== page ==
You can track the status of the run with the status or logs command.
$ floyd status <JOB_NAME> $ floyd logs <JOB_NAME> -t
Improving your model¶
You may notice that the output does not look great. In fact, the algorithm has
not yet learned how to correctly represent a face. That is because we ran the
training for a small number of iterations. To train a fully working model, try
the training step again, this time setting the flag
--niter to a large value,
such as 300. In general, about 300/500 epochs (or even more, much more!) are
necessary to have an accetable model. (Note: This takes a few hours to run on
the GPU instance!)
Keep in mind that all the classes of generative networks are neither stable
nor production ready, this is an exciting field of research and everyone can
contribute with new ideas.
Evaluate pre-trained models¶
If you want to try out a pre-trained model, FloydHub has a public dataset model
with the checkpoints (300 epochs training) for this located here. You can mount it with
floyd run \ --gpu \ --env pytorch-0.2 \ --data redeipirati/datasets/dcgan-300-epochs-models/1:model \ "python generate.py --netG /model/netG_epoch_299.pth --ngpu 1 --cuda"
This model should perform better compared to the previous one. You can also provide the
--Zvector parameter to explore the latent Z vector landscape. We have also provided to you the zvector used for evaluating our model in the attached dataset:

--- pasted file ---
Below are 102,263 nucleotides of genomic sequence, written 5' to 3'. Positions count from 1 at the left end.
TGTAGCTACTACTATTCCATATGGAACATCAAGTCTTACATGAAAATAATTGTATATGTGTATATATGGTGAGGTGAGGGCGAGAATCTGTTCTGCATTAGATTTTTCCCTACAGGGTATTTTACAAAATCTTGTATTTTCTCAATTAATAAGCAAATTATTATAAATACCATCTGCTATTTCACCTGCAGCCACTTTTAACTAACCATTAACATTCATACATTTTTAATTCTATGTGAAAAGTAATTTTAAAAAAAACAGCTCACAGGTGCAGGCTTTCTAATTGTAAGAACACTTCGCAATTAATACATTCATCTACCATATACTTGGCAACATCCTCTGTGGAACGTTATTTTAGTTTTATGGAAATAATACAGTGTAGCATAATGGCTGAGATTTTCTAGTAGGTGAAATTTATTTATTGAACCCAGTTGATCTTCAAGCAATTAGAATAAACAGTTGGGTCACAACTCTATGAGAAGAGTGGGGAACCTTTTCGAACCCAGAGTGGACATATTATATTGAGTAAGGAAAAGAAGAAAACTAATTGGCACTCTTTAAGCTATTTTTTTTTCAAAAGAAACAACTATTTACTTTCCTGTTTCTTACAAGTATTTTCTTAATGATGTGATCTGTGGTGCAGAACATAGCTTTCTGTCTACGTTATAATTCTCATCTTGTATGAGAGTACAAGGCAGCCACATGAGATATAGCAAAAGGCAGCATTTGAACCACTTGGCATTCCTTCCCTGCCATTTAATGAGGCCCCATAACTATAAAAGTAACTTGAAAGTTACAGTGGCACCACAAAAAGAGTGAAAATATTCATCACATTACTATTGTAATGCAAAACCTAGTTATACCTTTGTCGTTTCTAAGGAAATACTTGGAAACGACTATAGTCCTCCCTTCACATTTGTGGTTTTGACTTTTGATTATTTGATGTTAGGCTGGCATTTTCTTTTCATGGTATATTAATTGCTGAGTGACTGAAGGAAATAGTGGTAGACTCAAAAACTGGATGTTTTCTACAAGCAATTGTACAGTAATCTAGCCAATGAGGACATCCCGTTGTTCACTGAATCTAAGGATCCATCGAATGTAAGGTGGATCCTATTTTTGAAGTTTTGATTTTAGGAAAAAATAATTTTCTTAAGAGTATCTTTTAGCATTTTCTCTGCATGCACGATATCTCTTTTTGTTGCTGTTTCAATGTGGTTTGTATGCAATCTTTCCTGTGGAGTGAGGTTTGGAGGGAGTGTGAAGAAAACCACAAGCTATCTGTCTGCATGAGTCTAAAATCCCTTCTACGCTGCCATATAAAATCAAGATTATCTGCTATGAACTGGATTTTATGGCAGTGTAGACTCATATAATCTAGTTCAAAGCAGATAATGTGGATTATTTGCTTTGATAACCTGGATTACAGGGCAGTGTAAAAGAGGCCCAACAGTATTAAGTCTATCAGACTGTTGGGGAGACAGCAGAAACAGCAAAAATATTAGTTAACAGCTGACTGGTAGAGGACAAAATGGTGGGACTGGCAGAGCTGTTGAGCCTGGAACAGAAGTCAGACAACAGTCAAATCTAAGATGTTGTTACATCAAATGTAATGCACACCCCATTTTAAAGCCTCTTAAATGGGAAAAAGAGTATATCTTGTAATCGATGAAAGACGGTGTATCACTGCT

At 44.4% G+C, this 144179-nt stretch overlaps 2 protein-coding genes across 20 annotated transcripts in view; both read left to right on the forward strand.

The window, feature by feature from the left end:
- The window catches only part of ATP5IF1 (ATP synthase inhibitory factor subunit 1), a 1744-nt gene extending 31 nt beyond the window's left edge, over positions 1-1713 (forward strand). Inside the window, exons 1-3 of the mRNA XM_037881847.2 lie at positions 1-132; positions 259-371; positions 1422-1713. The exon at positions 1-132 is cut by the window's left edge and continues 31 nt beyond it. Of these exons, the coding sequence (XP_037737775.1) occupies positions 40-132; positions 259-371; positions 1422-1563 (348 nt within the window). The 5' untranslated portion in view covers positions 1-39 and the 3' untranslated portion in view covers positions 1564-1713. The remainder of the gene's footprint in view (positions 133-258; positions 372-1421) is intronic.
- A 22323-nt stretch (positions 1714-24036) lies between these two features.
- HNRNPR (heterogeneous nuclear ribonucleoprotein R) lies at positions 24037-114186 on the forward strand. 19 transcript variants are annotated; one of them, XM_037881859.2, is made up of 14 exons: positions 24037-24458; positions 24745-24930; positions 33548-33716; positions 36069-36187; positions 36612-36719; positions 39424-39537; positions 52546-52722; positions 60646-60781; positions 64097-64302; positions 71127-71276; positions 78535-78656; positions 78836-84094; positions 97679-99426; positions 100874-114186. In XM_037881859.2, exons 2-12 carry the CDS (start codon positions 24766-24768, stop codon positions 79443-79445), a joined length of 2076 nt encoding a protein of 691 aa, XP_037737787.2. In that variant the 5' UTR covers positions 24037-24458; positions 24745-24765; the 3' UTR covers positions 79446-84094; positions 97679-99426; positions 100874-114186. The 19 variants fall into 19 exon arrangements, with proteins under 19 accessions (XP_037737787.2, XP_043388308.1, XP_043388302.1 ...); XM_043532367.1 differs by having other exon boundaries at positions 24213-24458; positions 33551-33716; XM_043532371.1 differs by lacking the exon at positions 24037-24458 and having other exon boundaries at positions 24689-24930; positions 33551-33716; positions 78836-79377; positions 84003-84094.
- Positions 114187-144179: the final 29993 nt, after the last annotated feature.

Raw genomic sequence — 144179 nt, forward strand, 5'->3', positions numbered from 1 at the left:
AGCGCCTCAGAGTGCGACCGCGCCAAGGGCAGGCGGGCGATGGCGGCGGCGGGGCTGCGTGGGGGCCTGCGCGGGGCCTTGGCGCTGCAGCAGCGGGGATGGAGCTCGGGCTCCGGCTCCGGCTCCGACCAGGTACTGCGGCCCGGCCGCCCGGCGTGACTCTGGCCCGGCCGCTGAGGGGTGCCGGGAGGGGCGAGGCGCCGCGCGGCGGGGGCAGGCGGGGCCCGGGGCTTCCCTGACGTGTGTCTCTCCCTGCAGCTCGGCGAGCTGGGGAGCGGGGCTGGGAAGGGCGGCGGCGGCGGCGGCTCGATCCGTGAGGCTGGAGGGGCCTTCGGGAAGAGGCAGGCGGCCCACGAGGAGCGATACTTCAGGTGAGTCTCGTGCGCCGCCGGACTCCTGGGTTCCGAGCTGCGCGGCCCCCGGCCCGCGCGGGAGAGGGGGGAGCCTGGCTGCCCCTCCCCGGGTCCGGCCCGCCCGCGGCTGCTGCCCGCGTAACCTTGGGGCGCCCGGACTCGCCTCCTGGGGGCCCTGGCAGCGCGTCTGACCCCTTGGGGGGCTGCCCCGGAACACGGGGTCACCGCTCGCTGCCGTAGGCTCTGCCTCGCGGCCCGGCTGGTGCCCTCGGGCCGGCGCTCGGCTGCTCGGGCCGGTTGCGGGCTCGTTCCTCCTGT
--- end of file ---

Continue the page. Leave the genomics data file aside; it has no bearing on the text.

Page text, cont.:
floyd run --gpu \ --env pytorch-0.2 \ --data redeipirati/datasets/dcgan-300-epochs-models/1:model \ "python generate.py --netG /model/netG_epoch_299.pth --Zvector /model/zvector.pth --ngpu 1 --cuda"
Serve the Model with a REST API¶
If you run a job with
flag, FloydHub will run the
app.py file in your project and attach it to a
dynamic service endpoint:
floyd run \ --gpu \ --mode serve \ --env pytorch-0.3 \ --data <REPLACE_WITH_JOB_NAME>:input
The above command will print out a service endpoint for this job in your terminal console.
The service endpoint will take couple minutes to become ready. Once it's up, you can interact with the model by sending a serialized Zvector file with a POST request or simply generate images from random noise with a GET request(you can also use the
ckp parameter to chose a specific checkpoint):
# e.g. of a GET req curl -X GET -o <NAME_&_PATH_DOWNLOADED_IMG> -F "ckp=<MODEL_CHECKPOINT>" <SERVICE_ENDPOINT> curl -X GET -o prova.png -F "ckp=netG_epoch_99.pth" https://www.floydlabs.com/serve/redeipirati/projects/dcgan # e.g. of a POST req curl -X POST -o <NAME_&_PATH_DOWNLOADED_IMG> -F "[email protected]<ZVECTOR_SERIALIZED_PATH>" <SERVICE_ENDPOINT> curl -X POST -o prova.png -F "[email protected]/parameter/zvector.pth" https://www.floydlabs.com/serve/redeipirati/projects/dcgan
Any job running in serving mode will stay up until it reaches maximum runtime. So once you are done testing, remember to shutdown the job.
In the original paper the model was trained on the LSUN dataset, and then the learned features were used to perform an image classification task on the CIFAR-10 dataset. DCGAN was one of the first stable models based on GAN and the first which tried to learn features from images in an unsupervised regime. GAN is an extremely active research area because they can provide an unlimited amount of high quality data which is necessary to train Deep Learning models.